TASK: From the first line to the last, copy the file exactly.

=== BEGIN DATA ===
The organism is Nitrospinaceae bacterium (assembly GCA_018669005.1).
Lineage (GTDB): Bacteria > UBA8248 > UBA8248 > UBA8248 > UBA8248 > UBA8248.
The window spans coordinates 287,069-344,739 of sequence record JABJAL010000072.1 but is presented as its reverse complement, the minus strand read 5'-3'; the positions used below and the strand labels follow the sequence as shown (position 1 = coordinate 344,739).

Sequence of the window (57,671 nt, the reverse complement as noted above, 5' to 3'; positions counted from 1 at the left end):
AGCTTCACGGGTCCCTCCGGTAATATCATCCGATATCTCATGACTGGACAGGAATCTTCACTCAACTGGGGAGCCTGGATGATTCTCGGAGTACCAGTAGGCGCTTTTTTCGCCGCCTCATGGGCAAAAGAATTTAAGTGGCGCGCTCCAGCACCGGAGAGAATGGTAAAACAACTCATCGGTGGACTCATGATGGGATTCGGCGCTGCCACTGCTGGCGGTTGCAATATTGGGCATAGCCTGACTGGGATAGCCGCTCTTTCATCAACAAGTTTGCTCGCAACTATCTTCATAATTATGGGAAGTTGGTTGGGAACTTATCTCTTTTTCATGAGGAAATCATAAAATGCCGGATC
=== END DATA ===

The organism is Nitrospinaceae bacterium (assembly GCA_018669005.1).
Lineage (GTDB): Bacteria > UBA8248 > UBA8248 > UBA8248 > UBA8248 > UBA8248.
The window spans coordinates 287,069-344,739 of sequence record JABJAL010000072.1 but is presented as its reverse complement, the minus strand read 5'-3'; the positions used below and the strand labels follow the sequence as shown (position 1 = coordinate 344,739).

Sequence of the window (57,671 nt, the reverse complement as noted above, 5' to 3'; positions counted from 1 at the left end):
AGCTTCACGGGTCCCTCCGGTAATATCATCCGATATCTCATGACTGGACAGGAATCTTCACTCAACTGGGGAGCCTGGATGATTCTCGGAGTACCAGTAGGCGCTTTTTTCGCCGCCTCATGGGCAAAAGAATTTAAGTGGCGCGCTCCAGCACCGGAGAGAATGGTAAAACAACTCATCGGTGGACTCATGATGGGATTCGGCGCTGCCACTGCTGGCGGTTGCAATATTGGGCATAGCCTGACTGGGATAGCCGCTCTTTCATCAACAAGTTTGCTCGCAACTATCTTCATAATTATGGGAAGTTGGTTGGGAACTTATCTCTTTTTCATGAGGAAATCATAAAATGCCGGATC